Did Farts Set Off Busch Stadium's Methane Detector During the 2011 World Series?

Categories: Cardinals

Flickr/Brian & Jaclyn Drum
St. Louis Fire Chief Dennis Jenkerson blames "off-gassing," (translation: stinky farts) for triggering one of Busch Stadium's methane detectors during the 2011 World Series.

Jenkerson speculates that White Castle or Courtesy Diner was responsible for the "raised methane levels" (translation: fartpocalypse) that developed in the photographer's pit along the third-base line.

"The camera pit is so crowded, and there are so many photographers. There's so much equipment," Jenkerson says, "And the meters are waist-high, and if someone off-gasses, it's going to take a hit."

See also: Best and Worst Cardinals' World Series Memories

Was Rally Squirrel just fleeing a toxic cloud of White Castle-induced methane?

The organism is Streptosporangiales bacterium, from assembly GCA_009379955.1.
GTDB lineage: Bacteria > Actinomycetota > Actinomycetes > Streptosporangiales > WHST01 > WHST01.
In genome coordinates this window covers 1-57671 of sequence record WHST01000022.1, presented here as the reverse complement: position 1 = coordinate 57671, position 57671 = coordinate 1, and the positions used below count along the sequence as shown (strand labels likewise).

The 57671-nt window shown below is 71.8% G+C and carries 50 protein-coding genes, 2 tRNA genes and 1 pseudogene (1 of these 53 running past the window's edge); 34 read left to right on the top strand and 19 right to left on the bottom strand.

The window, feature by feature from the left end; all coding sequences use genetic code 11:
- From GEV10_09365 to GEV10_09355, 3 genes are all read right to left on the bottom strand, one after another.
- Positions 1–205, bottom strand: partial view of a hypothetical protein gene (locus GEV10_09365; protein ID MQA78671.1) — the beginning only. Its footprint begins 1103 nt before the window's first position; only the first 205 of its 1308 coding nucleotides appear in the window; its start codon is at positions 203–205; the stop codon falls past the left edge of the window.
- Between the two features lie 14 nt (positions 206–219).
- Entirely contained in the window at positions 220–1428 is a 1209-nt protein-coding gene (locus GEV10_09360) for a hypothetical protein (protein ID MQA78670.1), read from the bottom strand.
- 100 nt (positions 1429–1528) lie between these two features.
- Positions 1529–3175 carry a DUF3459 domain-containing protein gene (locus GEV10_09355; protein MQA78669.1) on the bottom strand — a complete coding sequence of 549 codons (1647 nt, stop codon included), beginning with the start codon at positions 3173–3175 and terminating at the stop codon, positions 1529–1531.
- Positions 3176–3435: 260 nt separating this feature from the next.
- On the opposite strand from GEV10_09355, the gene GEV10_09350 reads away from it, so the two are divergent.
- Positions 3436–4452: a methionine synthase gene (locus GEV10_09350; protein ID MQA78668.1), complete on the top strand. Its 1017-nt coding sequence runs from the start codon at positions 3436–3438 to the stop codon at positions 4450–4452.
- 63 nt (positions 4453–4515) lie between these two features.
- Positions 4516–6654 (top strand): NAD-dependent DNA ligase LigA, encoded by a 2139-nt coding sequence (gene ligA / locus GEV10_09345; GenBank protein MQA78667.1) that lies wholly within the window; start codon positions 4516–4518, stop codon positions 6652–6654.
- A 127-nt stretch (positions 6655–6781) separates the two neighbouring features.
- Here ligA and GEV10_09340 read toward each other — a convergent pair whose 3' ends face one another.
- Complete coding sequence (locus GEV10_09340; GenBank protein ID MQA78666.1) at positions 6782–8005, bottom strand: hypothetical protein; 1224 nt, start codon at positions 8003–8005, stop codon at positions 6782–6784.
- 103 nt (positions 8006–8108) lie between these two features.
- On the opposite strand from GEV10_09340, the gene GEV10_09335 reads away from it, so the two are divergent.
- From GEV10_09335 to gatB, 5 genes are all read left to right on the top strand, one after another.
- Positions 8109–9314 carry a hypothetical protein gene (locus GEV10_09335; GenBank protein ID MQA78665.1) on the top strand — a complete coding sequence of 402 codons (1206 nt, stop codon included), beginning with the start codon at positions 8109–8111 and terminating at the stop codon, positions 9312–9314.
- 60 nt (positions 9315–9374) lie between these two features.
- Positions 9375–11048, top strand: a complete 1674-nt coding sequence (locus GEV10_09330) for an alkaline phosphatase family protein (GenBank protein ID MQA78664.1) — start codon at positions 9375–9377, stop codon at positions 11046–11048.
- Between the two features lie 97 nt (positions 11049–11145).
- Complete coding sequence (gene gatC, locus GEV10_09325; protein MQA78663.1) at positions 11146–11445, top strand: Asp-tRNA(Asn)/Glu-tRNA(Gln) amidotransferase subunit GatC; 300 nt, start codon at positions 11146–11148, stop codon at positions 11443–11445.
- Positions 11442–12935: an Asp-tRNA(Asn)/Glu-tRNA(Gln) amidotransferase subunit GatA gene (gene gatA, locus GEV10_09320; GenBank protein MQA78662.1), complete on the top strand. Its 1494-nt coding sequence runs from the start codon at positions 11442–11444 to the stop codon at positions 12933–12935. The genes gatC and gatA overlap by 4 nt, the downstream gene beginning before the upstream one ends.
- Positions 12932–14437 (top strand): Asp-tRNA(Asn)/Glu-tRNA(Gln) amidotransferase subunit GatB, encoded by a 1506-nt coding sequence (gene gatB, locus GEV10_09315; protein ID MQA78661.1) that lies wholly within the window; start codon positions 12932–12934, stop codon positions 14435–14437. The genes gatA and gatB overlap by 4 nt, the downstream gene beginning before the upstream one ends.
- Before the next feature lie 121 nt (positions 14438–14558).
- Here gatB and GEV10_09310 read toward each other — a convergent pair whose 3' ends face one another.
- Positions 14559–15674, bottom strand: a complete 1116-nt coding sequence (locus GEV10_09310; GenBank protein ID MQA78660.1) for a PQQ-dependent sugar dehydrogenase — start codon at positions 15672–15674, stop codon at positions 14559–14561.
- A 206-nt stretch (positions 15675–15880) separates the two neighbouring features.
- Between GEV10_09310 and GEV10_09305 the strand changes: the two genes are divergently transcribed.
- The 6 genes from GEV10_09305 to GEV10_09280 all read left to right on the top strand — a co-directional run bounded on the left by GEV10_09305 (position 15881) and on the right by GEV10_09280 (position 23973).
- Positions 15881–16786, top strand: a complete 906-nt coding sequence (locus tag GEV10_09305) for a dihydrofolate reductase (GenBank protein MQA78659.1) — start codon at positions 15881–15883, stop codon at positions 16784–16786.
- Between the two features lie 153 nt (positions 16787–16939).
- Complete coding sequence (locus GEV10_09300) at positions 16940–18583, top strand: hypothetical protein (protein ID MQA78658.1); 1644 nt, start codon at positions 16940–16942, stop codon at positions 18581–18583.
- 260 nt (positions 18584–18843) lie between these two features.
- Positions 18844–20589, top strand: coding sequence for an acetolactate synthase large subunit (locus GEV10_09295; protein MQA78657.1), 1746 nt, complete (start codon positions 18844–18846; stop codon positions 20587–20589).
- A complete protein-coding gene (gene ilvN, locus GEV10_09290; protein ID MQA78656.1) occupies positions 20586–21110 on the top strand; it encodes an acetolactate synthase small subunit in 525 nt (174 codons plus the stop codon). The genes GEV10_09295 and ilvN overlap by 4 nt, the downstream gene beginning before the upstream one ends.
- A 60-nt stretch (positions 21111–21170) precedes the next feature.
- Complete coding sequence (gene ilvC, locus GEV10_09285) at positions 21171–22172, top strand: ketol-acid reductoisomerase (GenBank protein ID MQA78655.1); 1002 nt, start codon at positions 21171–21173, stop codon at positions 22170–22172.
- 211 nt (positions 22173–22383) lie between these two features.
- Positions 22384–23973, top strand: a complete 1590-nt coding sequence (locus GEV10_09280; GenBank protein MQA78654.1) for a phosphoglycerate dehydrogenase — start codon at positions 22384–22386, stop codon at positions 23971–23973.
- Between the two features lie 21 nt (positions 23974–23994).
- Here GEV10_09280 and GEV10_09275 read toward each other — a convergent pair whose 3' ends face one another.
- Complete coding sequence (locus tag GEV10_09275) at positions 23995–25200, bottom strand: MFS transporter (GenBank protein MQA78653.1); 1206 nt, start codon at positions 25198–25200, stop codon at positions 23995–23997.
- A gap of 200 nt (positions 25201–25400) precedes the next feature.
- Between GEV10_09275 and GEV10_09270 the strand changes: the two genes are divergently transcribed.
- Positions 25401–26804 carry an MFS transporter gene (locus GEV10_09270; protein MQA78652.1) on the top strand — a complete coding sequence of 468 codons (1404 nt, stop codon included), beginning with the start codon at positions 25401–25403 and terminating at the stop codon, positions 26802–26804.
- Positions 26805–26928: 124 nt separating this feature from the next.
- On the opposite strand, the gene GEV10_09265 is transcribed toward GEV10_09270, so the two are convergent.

But can a fart -- or even many farts -- actually fool a device as sophisticated as a methane detector? Daily RFT reached out to Bill Hanway, a technical specialist for California-based Safety Systems Technology, a company that manufactures various industrial gas detectors.

"It seems preposterous," Hanway says. Methane, he explains, is a very light gas, and so it would dissipate almost immediately in the open air of the stadium. "They've got to be sure the methane detectors are calibrated probably," he adds.

Jenkerson concedes that other factors could have helped trip the alarm. However, the fire chief stood by his theory and suggested that the cold, damp weather made the photographer pit's collective farts reach critical density.

See also: 9 Most Cringe-Worthy Cardinals Fan Songs of All Time

We may never conclusively know who or what set off the meter two years ago, but it makes you wonder: In 2011, the Cardinals went 2-1 at the flatulence-filled Busch Stadium; this year, without those "raised methane levels," the Redbirds went 1-2. Just sayin'.

(Note: Daily RFT would like point out that the Post Dispatch first broke this story, and so all "He who smelt it" accusations should be directed that way.)

Follow Danny Wicentowski on Twitter at @D_Towski. E-mail the author at

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